But really, north Europeans get drunk because that is the culture of ‘dry’ countries; ‘wet’ countries like Italy only consume alcohol with food BUT there is a huge hidden alcoholic problem in France and Italy – just coz it’s not on the streets don’t mean it’s not there!

      • aleajmone22

        Talk for yourself Gwangi, you’re the classic profile that judge the others based on stereotypes and false assumptions. It is clear that you have never been to Italy, or maybe that you had a really awful trip. What makes you think that we are small-minded? I had studied in Italy and UK, worked in Barcelona and now I have a job in London. I visited Asian, African and Northern and Southern America’s countries. I have enjoyed their food, especially Mexican and Japanese cuisine. I am not homesick at all and I drink in pubs, with friends in the streets. What an idiot, “Italian only consume alcohol with food”…. Do you really believe on what you’re writing or you’re just spitting words without any sense? Have a little respect. Everyday that I wake up in Rome, I get out and look at tourists sunbathing and having showers in the fountain made by Bernini (I doubt you know who he is) in front of my house, restored 6 times because of the thoughtlessness of visitors from all over the world, while throwing cigarette butts all over the place. But this doesn’t lead me to make GENERAL judgments over an entire population, nor having showers and throwing cigarettes in Trafalgar Square.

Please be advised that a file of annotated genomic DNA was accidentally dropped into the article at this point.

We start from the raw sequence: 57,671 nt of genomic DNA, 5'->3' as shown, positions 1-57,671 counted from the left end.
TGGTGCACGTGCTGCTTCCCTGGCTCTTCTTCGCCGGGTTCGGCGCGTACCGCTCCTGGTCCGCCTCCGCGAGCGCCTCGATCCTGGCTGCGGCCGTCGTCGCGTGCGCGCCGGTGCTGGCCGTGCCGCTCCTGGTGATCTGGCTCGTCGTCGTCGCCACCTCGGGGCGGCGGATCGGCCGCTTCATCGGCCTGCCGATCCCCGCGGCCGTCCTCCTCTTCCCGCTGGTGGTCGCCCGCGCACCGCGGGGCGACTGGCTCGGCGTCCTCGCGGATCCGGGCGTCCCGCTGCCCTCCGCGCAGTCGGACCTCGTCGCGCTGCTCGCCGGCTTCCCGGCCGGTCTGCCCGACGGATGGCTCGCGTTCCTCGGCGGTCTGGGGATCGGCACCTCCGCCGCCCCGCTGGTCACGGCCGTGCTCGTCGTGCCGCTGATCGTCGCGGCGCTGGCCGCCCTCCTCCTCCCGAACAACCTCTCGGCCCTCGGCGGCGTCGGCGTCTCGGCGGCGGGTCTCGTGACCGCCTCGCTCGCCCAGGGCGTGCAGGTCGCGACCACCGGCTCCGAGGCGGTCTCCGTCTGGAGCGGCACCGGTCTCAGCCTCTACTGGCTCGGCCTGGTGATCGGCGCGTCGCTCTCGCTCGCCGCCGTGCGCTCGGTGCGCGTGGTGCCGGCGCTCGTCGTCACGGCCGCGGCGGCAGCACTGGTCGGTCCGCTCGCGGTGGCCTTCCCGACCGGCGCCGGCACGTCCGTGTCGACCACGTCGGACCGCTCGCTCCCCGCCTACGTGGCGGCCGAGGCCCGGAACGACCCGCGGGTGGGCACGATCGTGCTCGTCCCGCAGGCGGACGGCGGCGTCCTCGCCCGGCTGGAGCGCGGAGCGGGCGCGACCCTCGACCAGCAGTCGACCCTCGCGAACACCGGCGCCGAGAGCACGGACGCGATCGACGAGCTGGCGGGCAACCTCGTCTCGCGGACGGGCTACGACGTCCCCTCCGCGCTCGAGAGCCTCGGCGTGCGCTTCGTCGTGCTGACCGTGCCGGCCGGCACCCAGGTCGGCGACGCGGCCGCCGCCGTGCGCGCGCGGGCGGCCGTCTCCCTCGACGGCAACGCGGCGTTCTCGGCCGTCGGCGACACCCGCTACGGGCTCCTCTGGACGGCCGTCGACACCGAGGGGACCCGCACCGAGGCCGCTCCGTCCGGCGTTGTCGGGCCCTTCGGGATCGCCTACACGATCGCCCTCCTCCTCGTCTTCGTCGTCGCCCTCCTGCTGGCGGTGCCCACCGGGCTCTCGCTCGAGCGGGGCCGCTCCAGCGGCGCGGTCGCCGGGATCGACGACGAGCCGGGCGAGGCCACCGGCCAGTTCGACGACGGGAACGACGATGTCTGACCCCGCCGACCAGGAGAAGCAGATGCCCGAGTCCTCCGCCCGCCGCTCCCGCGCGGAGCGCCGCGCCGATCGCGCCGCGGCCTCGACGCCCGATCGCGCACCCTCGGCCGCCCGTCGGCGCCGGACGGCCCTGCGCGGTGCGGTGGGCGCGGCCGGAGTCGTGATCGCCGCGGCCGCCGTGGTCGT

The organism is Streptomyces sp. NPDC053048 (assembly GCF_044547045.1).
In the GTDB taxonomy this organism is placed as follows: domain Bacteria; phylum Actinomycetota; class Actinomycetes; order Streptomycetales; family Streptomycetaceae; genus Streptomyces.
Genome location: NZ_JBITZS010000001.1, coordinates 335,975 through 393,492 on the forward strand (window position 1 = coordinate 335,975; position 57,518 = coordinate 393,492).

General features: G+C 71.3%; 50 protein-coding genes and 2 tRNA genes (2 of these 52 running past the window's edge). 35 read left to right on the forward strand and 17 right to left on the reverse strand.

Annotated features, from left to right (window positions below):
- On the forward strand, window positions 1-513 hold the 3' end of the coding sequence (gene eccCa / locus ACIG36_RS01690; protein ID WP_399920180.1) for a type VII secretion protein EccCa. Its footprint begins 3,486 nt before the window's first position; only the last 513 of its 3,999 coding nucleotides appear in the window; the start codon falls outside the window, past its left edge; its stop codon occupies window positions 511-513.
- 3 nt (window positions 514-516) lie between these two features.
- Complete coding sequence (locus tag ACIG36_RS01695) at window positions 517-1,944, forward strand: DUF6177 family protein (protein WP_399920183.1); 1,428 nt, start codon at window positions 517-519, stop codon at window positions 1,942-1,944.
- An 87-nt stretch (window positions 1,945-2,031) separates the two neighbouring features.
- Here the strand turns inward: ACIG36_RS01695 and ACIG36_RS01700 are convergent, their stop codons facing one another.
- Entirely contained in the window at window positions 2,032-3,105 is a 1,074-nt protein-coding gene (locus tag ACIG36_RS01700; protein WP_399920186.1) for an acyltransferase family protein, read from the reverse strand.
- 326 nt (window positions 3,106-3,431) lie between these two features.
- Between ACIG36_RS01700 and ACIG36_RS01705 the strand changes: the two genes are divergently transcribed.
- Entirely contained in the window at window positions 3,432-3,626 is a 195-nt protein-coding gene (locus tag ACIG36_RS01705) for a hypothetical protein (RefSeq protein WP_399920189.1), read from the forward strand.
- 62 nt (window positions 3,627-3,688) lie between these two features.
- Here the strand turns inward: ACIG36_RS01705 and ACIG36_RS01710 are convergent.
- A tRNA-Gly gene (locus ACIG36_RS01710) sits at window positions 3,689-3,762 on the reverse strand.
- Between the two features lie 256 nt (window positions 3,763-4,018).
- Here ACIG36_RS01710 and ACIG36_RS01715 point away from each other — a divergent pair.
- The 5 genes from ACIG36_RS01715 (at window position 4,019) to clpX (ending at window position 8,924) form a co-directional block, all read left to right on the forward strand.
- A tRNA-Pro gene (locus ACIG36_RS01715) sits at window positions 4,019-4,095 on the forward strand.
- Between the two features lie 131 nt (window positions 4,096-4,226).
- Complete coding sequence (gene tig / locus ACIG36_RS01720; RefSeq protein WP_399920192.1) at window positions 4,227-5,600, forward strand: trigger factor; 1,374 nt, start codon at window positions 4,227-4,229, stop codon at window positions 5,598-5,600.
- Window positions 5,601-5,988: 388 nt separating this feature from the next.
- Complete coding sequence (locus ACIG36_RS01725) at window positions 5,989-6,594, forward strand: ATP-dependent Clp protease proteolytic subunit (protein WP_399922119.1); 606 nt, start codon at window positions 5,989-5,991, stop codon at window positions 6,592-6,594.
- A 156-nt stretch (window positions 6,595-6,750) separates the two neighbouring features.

• Kenneth O’Keeffe

    “But most of them [Italian people] have nothing but contempt for the way in which it [Italy] is governed”. As Bernard Shaw wisely observed, every country gets the government it deserves!

  • Gwangi

    Well the Italians (and French and southern Europeans generally) are in reality a deeply conservative bunch, which makes it all the more ironic that they think everyone in Britain behaves like David Niven.

    I have never seen the behaviour described in my visits to Florence or Rome. Maybe in Magaluf or Malia, but not in Florence! It’s not the place for beach holiday, after all!

    The Italians have their good side, (food, health societal relationships with children etc)but also a bad sides (murderous driving, corruption) – they are such utter poseurs and so obsessed about the way they look in that ‘bella figura’ way. Having said that, it is refreshing to be well away from hordes of drunken leery girls that the UK seems to spawn these days – you really would never see that in France or Italy; the women there have sufficient respect for themselves not to behave like that.

    Those going naked everywhere are probably Germans. They’re like that, y’know…

    • Lia G

      well said

  • Pepe Turcon

    The European populace is the lowest quality in the world!
    Democracy has meant to lower to the average.
    We need to go back to better dictators like Franco, Pinochet and Somoza.
    Even in the USA the Obamites are destroying America and with the help of the low life “rich elite” who think they have discovered the world because they have money as a product of the populace buying their crap like in Hollywood.

  • Freedom

    Interesting, Mr Chancellor. But as a point of style, why speak of ‘making love’? There are lots of ways to do that. If you mean ‘copulating’, as I assume you do, then why not say that? ‘Making love’ sounds too tenderly careful, almost mealy-mouthed in this context, and seems to grant a dignity to the couple’s exhibition that it doesn’t deserve.